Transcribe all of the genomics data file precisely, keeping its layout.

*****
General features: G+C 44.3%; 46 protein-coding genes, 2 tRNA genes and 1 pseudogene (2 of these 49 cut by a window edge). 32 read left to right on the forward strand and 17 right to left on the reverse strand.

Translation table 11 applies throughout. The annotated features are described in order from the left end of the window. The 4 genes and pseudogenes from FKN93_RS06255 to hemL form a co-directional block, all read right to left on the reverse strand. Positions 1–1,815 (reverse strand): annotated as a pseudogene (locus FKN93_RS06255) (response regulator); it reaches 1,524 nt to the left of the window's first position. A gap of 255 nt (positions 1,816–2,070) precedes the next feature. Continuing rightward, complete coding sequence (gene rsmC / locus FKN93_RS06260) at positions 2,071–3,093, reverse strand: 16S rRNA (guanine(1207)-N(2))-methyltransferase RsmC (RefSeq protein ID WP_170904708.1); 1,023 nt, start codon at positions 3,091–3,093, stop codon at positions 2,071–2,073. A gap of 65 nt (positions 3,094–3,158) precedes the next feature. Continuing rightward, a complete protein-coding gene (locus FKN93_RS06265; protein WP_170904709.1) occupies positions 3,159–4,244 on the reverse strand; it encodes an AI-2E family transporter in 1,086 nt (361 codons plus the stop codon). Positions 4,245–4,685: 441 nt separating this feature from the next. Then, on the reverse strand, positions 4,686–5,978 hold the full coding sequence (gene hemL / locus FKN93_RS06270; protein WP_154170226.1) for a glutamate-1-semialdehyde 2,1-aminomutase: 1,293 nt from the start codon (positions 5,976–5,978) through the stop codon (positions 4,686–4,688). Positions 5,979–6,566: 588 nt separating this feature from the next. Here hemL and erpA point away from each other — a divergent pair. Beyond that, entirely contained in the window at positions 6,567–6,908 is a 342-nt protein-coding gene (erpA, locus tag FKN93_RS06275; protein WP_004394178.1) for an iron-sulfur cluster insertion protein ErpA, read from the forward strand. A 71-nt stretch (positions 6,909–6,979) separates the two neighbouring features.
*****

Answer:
General features: G+C 44.3%; 46 protein-coding genes, 2 tRNA genes and 1 pseudogene (2 of these 49 cut by a window edge). 32 read left to right on the forward strand and 17 right to left on the reverse strand.

Translation table 11 applies throughout. The annotated features are described in order from the left end of the window. The 4 genes and pseudogenes from FKN93_RS06255 to hemL form a co-directional block, all read right to left on the reverse strand. Positions 1–1,815 (reverse strand): annotated as a pseudogene (locus FKN93_RS06255) (response regulator); it reaches 1,524 nt to the left of the window's first position. A gap of 255 nt (positions 1,816–2,070) precedes the next feature. Continuing rightward, complete coding sequence (gene rsmC / locus FKN93_RS06260) at positions 2,071–3,093, reverse strand: 16S rRNA (guanine(1207)-N(2))-methyltransferase RsmC (RefSeq protein ID WP_170904708.1); 1,023 nt, start codon at positions 3,091–3,093, stop codon at positions 2,071–2,073. A gap of 65 nt (positions 3,094–3,158) precedes the next feature. Continuing rightward, a complete protein-coding gene (locus FKN93_RS06265; protein WP_170904709.1) occupies positions 3,159–4,244 on the reverse strand; it encodes an AI-2E family transporter in 1,086 nt (361 codons plus the stop codon). Positions 4,245–4,685: 441 nt separating this feature from the next. Then, on the reverse strand, positions 4,686–5,978 hold the full coding sequence (gene hemL / locus FKN93_RS06270; protein WP_154170226.1) for a glutamate-1-semialdehyde 2,1-aminomutase: 1,293 nt from the start codon (positions 5,976–5,978) through the stop codon (positions 4,686–4,688). Positions 5,979–6,566: 588 nt separating this feature from the next. Here hemL and erpA point away from each other — a divergent pair. Beyond that, entirely contained in the window at positions 6,567–6,908 is a 342-nt protein-coding gene (erpA, locus tag FKN93_RS06275; protein WP_004394178.1) for an iron-sulfur cluster insertion protein ErpA, read from the forward strand. A 71-nt stretch (positions 6,909–6,979) separates the two neighbouring features.